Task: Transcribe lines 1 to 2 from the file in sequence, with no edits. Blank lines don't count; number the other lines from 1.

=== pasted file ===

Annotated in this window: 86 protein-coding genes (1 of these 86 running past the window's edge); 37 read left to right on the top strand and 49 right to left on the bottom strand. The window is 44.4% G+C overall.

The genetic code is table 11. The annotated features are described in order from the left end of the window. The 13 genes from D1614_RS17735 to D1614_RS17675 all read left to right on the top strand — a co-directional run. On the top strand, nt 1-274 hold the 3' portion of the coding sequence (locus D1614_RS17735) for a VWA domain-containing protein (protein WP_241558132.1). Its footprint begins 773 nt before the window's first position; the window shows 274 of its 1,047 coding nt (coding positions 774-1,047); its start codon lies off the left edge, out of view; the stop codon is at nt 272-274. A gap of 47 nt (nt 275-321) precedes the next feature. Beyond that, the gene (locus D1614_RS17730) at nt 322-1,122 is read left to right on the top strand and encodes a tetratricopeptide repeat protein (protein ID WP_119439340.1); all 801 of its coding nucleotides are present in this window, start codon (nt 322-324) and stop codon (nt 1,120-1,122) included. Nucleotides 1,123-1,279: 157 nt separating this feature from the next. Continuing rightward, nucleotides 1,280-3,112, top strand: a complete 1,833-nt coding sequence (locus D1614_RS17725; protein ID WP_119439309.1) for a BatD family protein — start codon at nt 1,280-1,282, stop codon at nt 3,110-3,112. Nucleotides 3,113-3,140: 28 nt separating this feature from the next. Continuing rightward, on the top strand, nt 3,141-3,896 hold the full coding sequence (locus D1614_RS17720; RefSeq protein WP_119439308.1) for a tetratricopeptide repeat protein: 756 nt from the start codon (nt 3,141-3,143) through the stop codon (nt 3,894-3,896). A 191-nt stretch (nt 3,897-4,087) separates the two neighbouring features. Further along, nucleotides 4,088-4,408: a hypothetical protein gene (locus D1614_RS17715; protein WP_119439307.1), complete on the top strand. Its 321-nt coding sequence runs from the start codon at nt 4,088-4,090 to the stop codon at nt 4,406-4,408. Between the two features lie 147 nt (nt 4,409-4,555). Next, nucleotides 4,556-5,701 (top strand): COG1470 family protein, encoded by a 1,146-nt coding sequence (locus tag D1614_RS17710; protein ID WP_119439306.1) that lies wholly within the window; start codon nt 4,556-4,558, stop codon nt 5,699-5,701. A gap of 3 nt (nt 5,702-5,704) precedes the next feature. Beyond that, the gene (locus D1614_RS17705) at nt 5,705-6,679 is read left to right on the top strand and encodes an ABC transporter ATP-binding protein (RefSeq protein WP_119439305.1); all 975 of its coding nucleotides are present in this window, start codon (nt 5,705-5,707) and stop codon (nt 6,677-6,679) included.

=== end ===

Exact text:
Annotated in this window: 86 protein-coding genes (1 of these 86 running past the window's edge); 37 read left to right on the top strand and 49 right to left on the bottom strand. The window is 44.4% G+C overall.

The genetic code is table 11. The annotated features are described in order from the left end of the window. The 13 genes from D1614_RS17735 to D1614_RS17675 all read left to right on the top strand — a co-directional run. On the top strand, nt 1-274 hold the 3' portion of the coding sequence (locus D1614_RS17735) for a VWA domain-containing protein (protein WP_241558132.1). Its footprint begins 773 nt before the window's first position; the window shows 274 of its 1,047 coding nt (coding positions 774-1,047); its start codon lies off the left edge, out of view; the stop codon is at nt 272-274. A gap of 47 nt (nt 275-321) precedes the next feature. Beyond that, the gene (locus D1614_RS17730) at nt 322-1,122 is read left to right on the top strand and encodes a tetratricopeptide repeat protein (protein ID WP_119439340.1); all 801 of its coding nucleotides are present in this window, start codon (nt 322-324) and stop codon (nt 1,120-1,122) included. Nucleotides 1,123-1,279: 157 nt separating this feature from the next. Continuing rightward, nucleotides 1,280-3,112, top strand: a complete 1,833-nt coding sequence (locus D1614_RS17725; protein ID WP_119439309.1) for a BatD family protein — start codon at nt 1,280-1,282, stop codon at nt 3,110-3,112. Nucleotides 3,113-3,140: 28 nt separating this feature from the next. Continuing rightward, on the top strand, nt 3,141-3,896 hold the full coding sequence (locus D1614_RS17720; RefSeq protein WP_119439308.1) for a tetratricopeptide repeat protein: 756 nt from the start codon (nt 3,141-3,143) through the stop codon (nt 3,894-3,896). A 191-nt stretch (nt 3,897-4,087) separates the two neighbouring features. Further along, nucleotides 4,088-4,408: a hypothetical protein gene (locus D1614_RS17715; protein WP_119439307.1), complete on the top strand. Its 321-nt coding sequence runs from the start codon at nt 4,088-4,090 to the stop codon at nt 4,406-4,408. Between the two features lie 147 nt (nt 4,409-4,555). Next, nucleotides 4,556-5,701 (top strand): COG1470 family protein, encoded by a 1,146-nt coding sequence (locus tag D1614_RS17710; protein ID WP_119439306.1) that lies wholly within the window; start codon nt 4,556-4,558, stop codon nt 5,699-5,701. A gap of 3 nt (nt 5,702-5,704) precedes the next feature. Beyond that, the gene (locus D1614_RS17705) at nt 5,705-6,679 is read left to right on the top strand and encodes an ABC transporter ATP-binding protein (RefSeq protein WP_119439305.1); all 975 of its coding nucleotides are present in this window, start codon (nt 5,705-5,707) and stop codon (nt 6,677-6,679) included.